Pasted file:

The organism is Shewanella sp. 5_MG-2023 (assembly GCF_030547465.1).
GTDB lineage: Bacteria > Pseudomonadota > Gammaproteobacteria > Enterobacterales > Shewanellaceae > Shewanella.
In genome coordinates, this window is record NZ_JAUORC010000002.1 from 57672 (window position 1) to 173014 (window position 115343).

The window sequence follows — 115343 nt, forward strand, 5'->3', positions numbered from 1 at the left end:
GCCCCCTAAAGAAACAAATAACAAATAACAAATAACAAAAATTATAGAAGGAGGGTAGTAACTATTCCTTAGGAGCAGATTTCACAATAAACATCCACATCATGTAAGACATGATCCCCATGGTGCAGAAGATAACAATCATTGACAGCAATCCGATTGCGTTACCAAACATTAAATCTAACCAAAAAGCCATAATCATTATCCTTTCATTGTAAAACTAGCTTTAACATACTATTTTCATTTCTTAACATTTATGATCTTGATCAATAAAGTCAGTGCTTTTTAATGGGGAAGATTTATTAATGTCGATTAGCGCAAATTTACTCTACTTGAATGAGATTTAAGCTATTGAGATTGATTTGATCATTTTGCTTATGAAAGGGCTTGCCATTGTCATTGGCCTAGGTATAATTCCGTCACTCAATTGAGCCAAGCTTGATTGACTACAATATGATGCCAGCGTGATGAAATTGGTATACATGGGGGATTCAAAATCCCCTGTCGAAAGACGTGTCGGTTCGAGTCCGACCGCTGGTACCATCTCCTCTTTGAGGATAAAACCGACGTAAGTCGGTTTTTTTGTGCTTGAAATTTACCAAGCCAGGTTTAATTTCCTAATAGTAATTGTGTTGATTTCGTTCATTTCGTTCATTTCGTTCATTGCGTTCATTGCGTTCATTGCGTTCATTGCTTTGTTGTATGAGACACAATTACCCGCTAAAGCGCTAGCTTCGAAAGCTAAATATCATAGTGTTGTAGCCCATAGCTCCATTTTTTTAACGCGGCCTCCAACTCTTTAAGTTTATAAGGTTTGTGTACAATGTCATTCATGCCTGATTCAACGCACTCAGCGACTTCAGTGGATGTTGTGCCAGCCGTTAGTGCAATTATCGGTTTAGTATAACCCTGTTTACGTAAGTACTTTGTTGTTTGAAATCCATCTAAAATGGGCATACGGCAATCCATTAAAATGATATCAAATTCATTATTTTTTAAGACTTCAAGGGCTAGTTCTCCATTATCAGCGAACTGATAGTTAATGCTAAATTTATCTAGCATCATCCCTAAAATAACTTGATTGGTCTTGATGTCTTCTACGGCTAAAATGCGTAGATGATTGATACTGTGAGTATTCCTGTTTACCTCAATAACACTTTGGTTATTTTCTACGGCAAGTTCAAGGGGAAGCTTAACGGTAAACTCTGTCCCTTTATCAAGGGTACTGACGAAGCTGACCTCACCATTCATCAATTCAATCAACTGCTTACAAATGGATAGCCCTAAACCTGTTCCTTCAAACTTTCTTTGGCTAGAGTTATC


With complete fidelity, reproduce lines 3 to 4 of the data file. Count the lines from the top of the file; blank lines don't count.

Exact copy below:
In genome coordinates, this window is record NZ_JAUORC010000002.1 from 57672 (window position 1) to 173014 (window position 115343).

The window sequence follows — 115343 nt, forward strand, 5'->3', positions numbered from 1 at the left end: